Location Pivotal in Coping with Frost
This article was first published on 27 Jul 2015.
Location pivotal in coping with frost
Southern horticulturists are really very lucky. With our temperate climate, we can grow a wide range of plants from around the world. The many microclimates in Dunedin allow us to push the limits even further.
Throughout Dunedin Botanic Garden, you might spot a few audacious plant choices - species that originate from much balmier climates. Many are thriving, having been thoughtfully planted against a wall, at a bush margin, or under a canopy of trees.
A few plants in the Botanic Garden have not fared so well this winter, however. In an open spot in the New Zealand Native Plant Collection, the ice plant, Disphyma australe, has been completely wiped out. This coastal species can handle relentless sun, salt, and roaring winds, but in spite of its common name, it is simply not made for the conditions we’ve been experiencing lately.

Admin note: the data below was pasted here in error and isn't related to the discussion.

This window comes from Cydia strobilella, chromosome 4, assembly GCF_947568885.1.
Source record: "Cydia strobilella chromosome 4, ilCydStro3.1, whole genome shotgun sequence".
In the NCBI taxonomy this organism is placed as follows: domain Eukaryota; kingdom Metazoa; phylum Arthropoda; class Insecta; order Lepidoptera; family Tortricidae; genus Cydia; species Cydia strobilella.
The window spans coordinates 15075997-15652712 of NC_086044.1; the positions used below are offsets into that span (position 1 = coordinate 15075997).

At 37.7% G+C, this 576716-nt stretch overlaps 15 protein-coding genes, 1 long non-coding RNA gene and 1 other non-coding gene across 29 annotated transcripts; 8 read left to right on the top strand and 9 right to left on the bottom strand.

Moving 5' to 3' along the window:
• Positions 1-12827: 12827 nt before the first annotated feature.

Kawakawa (Piper excelsum) and rengarenga (Arthropodium cirratum) have suffered where Jack’s frosty fingers have managed to reach them, but under shelter they are fine. Both of these species grow well in one of the most difficult garden situations - those very dry spots under trees,which usually happen to be frost free.
In a sudden cold spell as we have just had, even some of the hardier native plants suffer. If protection is not an option, leave the damaged parts until the frosts have passed - they might be shielding the plant from further damage. Then cut your losses with secateurs, and watch your plant slowly spring back.
Kate Caldwell is curator of the native plant collection at Dunedin Botanic Garden.